that the remedies for the evils in our electoral methods have yet been found, are no less convinced of the existence of the evils, and all can agree that the last word has not been said on the proper solution of the grave questions involved in determining the proper methods of nomination and election to public office in a Democratic-Republic.

That some remedy will be found is certain. To think otherwise would be to despair of the Republic. But to discover and apply remedies, to demonstrate by actual experience which is the better or the best remedy, there must be freedom to act. The highest public good requires that the Constitution should guarantee to each city, subject alone to the restriction that a Democratic Republican form of government be preserved, complete freedom to control the methods of the exercise of municipal suffrage in purely municipal elections.

If the faith of our fathers still lives in us, if we believe in the underlying principles of Democratic-Republican government we shall never cease our efforts till some practicable and adequate method for the complete application of those principles finds fair opportunity in the conduct of municipal government.

THE PLACE OF THE COUNCIL AND OF THE MAYOR

IN THE ORGANIZATION OF MUNICIPAL GOV-
ERNMENT_THE NECESSITY OF DISTINGUISH-
ING LEGISLATION FROM ADMINISTRATION.

FRANK J. GOODNOW.

It is possible to distinguish in all forms and grades of government two ultimate or primary functions: The one consists in the determination of the public policy; the other in the execution of that policy after it has been once determined. The one function is legislation; the other administration. This distinction of governmental functions has been made from an early time and is at the basis of that fundamental principle of American constitutional law usually referred to as the principle of the separation of powers. It is a distinction based upon a sound psychology. In the case of a single sentient being the will must be formulated, if not expressed, before its execution is possible. In the case of political bodies, which are more and more coming to be recognized as subject to psychological law, not only must the will or policy be formulated before it can be executed, but also the very complexity of their operations makes it almost impossible to entrust the same authority as well with the execution as with the determination of the public policy. This is so not merely because the function of determining the public policy requires deliberation while the function of its execution requires quickness of action, but also because the burden of government is too great to permit of its being borne by any one authority.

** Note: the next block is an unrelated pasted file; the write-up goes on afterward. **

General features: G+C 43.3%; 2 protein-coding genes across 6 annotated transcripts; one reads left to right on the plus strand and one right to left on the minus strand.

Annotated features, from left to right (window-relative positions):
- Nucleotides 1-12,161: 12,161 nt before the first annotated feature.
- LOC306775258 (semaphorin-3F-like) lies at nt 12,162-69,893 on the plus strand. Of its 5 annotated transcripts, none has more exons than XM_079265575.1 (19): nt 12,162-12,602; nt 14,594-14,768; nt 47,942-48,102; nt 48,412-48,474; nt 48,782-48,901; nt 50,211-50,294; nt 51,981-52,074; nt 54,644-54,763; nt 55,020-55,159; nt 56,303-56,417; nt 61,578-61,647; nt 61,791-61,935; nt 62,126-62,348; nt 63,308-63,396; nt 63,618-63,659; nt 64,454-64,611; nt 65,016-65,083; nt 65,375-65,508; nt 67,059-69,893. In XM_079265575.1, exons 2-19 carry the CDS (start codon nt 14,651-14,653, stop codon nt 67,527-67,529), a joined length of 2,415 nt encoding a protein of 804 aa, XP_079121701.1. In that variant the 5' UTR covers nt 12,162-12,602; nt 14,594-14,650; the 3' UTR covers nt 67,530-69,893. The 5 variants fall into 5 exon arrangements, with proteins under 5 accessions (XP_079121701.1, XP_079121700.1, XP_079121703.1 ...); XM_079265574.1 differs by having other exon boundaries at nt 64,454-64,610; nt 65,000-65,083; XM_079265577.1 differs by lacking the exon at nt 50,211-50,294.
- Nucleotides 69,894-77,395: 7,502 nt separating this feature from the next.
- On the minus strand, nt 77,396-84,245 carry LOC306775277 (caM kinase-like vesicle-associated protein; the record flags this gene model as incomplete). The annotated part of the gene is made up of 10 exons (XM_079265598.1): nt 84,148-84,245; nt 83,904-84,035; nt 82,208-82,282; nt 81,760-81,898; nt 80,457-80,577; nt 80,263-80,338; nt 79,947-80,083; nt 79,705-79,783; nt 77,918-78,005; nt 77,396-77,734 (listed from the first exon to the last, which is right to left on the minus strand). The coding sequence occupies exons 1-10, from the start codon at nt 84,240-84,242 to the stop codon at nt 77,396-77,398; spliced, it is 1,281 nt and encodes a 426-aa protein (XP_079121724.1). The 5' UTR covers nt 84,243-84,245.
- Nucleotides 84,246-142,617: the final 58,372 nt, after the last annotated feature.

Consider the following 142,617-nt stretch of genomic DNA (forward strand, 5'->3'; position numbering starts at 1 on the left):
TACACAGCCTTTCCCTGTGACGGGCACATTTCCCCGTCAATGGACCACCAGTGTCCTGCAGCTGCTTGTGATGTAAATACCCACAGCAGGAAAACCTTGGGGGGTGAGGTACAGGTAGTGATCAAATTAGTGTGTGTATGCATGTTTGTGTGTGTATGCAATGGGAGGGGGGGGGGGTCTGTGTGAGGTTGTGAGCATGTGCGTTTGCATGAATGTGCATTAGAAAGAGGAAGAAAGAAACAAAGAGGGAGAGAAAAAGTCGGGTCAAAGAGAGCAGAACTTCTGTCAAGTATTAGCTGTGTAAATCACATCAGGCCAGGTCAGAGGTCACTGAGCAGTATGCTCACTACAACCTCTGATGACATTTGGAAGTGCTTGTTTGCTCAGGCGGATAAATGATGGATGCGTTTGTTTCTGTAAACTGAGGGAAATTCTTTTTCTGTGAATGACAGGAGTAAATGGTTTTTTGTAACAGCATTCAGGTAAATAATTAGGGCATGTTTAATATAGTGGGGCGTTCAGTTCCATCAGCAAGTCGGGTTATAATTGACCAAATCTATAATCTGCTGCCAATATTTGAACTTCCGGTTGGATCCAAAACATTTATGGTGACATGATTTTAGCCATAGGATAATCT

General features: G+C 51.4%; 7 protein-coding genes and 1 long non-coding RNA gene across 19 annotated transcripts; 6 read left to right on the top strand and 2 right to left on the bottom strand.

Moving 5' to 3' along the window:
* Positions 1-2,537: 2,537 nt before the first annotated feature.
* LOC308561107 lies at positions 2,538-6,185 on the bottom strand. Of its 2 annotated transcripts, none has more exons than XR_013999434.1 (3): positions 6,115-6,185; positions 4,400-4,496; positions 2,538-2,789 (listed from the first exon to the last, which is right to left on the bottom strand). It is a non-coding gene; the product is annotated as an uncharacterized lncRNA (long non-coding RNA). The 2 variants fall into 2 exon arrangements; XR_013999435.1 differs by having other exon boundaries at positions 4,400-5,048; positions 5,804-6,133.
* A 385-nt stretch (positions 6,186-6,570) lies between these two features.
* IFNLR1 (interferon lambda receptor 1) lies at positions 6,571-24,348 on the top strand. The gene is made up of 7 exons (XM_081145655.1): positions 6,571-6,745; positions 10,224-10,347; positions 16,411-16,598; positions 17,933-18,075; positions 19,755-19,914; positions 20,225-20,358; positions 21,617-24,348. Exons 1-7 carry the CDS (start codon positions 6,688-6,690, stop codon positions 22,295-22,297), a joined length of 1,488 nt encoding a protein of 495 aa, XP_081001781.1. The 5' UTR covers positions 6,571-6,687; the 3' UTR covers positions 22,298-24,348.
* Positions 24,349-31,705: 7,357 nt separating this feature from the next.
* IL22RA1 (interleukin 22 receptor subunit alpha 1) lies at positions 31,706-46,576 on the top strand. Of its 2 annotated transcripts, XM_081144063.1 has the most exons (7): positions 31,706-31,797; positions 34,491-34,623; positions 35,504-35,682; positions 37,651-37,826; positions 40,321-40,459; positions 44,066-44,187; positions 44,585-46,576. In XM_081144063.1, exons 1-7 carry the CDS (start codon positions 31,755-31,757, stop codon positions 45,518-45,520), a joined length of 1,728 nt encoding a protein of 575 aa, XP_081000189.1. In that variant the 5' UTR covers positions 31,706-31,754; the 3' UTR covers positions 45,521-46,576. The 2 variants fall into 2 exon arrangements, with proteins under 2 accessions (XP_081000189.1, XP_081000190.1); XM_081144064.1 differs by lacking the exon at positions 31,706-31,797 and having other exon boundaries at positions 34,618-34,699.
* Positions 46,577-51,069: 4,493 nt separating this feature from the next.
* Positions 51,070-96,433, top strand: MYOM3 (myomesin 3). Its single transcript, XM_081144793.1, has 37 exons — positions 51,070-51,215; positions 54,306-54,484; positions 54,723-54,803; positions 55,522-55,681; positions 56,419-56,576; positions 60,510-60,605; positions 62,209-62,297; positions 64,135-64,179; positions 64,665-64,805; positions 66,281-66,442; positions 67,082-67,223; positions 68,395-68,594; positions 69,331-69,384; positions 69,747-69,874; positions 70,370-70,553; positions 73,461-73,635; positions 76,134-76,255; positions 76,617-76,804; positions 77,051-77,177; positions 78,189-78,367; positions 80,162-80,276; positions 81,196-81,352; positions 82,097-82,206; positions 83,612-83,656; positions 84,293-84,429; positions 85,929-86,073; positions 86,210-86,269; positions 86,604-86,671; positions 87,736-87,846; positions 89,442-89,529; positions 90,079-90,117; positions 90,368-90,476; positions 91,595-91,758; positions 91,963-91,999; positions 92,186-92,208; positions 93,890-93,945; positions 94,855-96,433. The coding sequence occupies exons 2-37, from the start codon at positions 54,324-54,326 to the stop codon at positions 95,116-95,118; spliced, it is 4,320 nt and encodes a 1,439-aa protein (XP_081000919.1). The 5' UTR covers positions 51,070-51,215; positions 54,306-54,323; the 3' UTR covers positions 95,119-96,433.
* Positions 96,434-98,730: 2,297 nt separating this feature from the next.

It is, of course, true that the absolute separation of the two public authorities which may be respectively intrusted with the discharge of these two governmental functions is not always possible. Conflict might ensue, resulting in governmental paralysis. At the same time, unless these functions are clearly distinguished, efficient administration is too apt to be sacrificed in order to secure

the adoption of a desired legislative policy. “Politics” will of necessity affect administration, not only in its action, but also the organization of the public administrative service, with the result that qualifications for even clerical and technical positions will become political questions. The consequent administrative inefficiency is not the only evil; the treatment of purely administrative officers as political in character renders difficult the discharge of the function of legislation in such a way that the policy determined upon will reflect the wishes of the people. The treatment of the administrative service as political patronage renders both administration inefficient and legislation corrupt.

These considerations are true of all government. They are, however, particularly applicable to municipal government since municipal government is peculiarly a matter of administration. Municipal government has of recent years been frequently characterized by those interested in its improvement as a matter of business and not of government. What is meant by this characterization is really not that the criteria of municipal government are the criteria of business, industry or commerce-not, e. g., that the determination of a policy of sewerage or water supply or clean streets is to depend upon the question whether the adoption of such a policy will bring in an adequate pecuniary return—but that success in city government is to be expected only where the officers of that government, whose duty it is to carry out an adopted policy, are efficient. In other words, what people mean, when they say that municipal government is business, is that municipal government is administration.

In State and national government new questions of policy are continually coming up, upon whose solution the very existence of modern society depends; in municipal government the appearance of such questions is rare. The work of the city and its officers is rather the consistent, continuous administration of policies which have been determined upon and which should remain for a comparatively long time unchanged. The efficient carrying on of this work of administration demands under modern municipal conditions, not merely great technical knowledge of the arts and sciences which every city must apply, but as well an intimate knowledge of the local conditions to which these arts